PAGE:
22 Dec 15 Day 8 has us looking at one of the two remaining B&W images I mentioned last week. This time it is a B&W of a colored version I shared a few weeks back, that of the set of "stacked" mountains from Tipsoo Lake. My approach to this version was that of creating a silk screen and although it doesn't have that look throughout, I think it approached that effect rather well in the layers of mountains. The big peak in the image is Mt Rainier, the highest peak in the Cascade Range measuring in at 14,411feet (4,392 meters) in height. Not all that difficult a climb to the summit and hundreds of folks claim it annually. If memory serves me correctly, it has more glaciers on it than any other mountain and one of its glaciers, the Nisqually Glacier, is the most studied glacier in the world. Glaciologists have been marking the endpoints of its growth and shrinkage for decades and the side of it is literally littered with flags, so many flags that it sometimes looks like a flagged rope line paralleling the edge of the glacier. This shot is taken from Tipsoo Lake with the highway immediately behind me and the lake on the other side of the road. This is a great location for star photography and if you are of the mindset to spend your night shooting the stars I highly recommend this location. Best part, for at least some I would imagine, is that there is a campground 100 yards or so down the road with restroom facilities as well as plenty of accessible parking. Next time, or first time, you visit Mt Rainier National Park from either entrance, be sure to include a visit to Tipsoo Lake as part of your itinerary.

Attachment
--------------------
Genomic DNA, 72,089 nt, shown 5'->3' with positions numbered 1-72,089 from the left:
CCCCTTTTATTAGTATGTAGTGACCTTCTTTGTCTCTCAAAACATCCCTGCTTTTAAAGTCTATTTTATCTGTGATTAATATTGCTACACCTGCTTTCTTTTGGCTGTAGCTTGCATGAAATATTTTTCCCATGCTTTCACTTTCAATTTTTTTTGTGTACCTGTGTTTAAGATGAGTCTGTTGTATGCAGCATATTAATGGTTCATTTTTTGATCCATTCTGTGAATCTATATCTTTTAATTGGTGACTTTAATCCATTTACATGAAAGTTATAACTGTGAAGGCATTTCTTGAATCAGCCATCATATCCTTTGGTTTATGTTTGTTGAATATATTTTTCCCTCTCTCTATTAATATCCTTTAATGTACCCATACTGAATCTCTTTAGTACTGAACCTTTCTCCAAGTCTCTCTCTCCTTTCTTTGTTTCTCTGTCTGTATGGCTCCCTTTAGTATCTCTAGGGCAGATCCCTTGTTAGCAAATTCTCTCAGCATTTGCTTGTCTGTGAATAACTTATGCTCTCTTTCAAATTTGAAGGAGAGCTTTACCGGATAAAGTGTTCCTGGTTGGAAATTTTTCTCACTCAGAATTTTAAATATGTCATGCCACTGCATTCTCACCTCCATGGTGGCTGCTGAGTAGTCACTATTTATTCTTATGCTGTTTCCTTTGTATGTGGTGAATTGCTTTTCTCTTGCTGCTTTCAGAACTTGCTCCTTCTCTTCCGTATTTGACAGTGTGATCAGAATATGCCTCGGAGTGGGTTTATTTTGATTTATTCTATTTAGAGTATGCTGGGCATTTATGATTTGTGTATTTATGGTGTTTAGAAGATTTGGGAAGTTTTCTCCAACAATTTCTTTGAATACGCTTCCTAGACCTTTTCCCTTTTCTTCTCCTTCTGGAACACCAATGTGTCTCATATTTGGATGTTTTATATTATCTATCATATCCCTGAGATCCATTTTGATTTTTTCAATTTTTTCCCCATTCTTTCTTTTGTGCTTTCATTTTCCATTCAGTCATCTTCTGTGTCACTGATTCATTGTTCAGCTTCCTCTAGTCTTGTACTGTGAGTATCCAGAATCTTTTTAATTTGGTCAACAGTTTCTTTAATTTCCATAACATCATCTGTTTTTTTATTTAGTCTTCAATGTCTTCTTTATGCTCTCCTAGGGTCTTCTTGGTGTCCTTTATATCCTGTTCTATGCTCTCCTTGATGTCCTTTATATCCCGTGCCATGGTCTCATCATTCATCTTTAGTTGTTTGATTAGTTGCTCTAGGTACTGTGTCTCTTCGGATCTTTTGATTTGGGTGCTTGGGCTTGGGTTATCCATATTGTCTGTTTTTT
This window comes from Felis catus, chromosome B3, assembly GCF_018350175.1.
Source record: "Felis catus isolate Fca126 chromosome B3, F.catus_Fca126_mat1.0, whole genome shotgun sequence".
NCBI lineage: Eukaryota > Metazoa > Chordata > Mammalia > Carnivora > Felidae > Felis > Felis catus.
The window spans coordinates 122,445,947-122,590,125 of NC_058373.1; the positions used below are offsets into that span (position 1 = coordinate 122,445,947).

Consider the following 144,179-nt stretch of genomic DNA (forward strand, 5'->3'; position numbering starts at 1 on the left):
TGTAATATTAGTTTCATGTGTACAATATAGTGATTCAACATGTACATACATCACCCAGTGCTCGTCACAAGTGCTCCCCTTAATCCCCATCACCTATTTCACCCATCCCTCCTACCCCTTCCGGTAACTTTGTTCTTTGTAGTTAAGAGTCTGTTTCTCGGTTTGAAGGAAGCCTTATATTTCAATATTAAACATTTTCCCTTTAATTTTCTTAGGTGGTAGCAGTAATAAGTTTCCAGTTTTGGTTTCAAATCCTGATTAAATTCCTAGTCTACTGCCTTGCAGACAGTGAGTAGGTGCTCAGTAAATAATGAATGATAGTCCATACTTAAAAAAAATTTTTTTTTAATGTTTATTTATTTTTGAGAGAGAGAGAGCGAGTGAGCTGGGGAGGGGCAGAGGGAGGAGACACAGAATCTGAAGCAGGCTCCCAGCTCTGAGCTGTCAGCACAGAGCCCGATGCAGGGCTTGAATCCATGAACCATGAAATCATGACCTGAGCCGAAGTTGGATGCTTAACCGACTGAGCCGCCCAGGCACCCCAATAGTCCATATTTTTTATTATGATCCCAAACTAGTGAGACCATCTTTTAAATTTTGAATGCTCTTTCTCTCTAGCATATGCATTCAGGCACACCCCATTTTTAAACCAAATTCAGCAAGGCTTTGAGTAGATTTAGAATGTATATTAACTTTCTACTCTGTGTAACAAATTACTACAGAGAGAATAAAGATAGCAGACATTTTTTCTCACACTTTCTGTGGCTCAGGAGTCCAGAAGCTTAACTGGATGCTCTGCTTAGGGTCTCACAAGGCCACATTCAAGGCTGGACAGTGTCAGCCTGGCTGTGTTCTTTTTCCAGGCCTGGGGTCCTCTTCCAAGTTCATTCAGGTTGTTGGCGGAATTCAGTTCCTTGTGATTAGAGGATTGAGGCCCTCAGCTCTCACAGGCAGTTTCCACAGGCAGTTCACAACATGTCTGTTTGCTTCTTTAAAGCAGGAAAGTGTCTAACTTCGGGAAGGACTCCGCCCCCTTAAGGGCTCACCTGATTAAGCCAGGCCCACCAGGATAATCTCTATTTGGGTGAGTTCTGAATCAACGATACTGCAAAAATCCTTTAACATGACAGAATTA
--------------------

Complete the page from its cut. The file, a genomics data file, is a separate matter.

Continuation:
As before, the base image is actually 5 individual shots [ -2, -1, metered, +1, +2 ] which I ran through an HDR program to get a single image. Next I enhanced the small details to tease out the layering that my eyes could clearly see but the camera not so well, then gave it a small amount of global micro contrast enhancement. Finished all that with a conversion to monochrome. Nikon D300sl 18 - 200; Aperture Priority; ISO 400; 1/160 sec (middle of 5 exposures) @ f /13.